So cool that you immediately ponder presenting your findings at a conference. Thus in March 2014, at the beautiful and prestigious Brown University, in Providence, Rhode Island, in the USA, I gave a presentation on F. T. Marinetti, the founder of the Futurist avant-garde, focusing on his different strategies of writing during WWI. My presentation received lots of compliments and inspired lots of exciting discussions. I also met lots of new friends, and definitely had a lot of fun. Two months later, I organised a panel on notebook writing at the American Association of Italian Studies conference in Zurich, featuring experts from all over the world: a very successful and gratifying experience too.

WhiteknightsAnd of course, talking about excitement and gratification, there’s ReadingItaly, the Italian-Studies blog that I edit. Having your own journal or blog is rather demanding, but it is really a lot of fun. And then all the rest: organising the 2013 Society for Italian Studies Post-Graduate Colloquium, writing articles and book reviews, representing the PhDs within the School, teaching classes, chatting with friends at the Graduate School in Old Whiteknights House.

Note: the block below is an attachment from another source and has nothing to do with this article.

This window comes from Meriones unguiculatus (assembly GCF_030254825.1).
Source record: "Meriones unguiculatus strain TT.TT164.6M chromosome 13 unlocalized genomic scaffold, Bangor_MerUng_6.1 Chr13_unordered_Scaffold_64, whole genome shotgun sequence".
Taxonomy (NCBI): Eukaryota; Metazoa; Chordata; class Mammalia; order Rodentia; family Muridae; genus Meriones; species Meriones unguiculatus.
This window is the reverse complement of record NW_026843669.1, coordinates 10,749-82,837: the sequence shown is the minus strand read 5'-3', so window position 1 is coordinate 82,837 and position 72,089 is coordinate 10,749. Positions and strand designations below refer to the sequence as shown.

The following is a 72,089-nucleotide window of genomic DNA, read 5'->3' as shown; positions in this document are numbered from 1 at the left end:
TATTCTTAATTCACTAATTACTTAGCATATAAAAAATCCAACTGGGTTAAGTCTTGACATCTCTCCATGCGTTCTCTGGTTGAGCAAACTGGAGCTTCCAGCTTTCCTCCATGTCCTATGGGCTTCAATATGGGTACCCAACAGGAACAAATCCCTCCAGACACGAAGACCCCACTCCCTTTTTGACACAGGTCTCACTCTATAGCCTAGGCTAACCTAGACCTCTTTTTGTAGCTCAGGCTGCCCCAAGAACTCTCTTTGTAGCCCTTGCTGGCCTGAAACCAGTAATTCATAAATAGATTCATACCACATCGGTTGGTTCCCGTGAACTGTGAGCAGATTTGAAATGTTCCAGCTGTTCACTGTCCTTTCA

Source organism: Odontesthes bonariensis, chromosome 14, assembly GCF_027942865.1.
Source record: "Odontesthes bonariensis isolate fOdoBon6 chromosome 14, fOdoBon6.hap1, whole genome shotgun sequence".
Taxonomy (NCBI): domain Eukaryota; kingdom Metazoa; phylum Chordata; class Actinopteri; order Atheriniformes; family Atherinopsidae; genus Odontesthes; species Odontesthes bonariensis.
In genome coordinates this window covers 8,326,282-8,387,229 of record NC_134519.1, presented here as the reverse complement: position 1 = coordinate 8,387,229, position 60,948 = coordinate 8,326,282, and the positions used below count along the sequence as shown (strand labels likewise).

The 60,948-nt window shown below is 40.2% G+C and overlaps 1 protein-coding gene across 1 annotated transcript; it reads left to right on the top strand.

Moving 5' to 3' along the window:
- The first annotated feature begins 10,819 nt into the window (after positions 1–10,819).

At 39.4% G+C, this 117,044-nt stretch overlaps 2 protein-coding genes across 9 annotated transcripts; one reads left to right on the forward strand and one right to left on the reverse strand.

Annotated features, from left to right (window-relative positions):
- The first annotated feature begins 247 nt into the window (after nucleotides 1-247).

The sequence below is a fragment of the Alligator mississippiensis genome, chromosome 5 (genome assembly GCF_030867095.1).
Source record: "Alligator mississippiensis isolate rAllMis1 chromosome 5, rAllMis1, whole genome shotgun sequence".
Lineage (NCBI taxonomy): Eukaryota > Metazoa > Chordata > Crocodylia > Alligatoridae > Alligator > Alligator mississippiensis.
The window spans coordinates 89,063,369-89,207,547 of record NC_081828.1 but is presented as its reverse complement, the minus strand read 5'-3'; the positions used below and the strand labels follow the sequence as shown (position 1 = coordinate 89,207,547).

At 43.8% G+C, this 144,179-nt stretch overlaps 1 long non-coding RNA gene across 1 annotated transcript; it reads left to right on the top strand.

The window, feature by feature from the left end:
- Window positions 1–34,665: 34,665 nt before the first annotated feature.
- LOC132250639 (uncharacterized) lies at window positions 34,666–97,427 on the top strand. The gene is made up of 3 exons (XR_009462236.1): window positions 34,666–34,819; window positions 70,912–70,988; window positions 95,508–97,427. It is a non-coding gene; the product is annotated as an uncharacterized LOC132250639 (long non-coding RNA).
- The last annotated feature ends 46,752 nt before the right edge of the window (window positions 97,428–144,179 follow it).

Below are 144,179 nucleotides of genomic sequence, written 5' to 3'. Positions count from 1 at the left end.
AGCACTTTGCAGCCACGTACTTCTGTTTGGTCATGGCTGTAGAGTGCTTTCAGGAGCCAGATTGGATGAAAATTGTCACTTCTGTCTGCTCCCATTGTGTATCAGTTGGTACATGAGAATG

They sometimes say that doing a PhD in Literature is dull and boring. That’s complete nonsense. It is one of the toughest, but most exciting things around.

To learn more about pursuing a Masters Degree or a PhD in Modern Languages at the University of Reading, visit the Graduate School website as well as the Homepage of the Department of Modern Languages and European Studies. We offer both Post-Graduate Taught and Post-Graduate Research degree courses.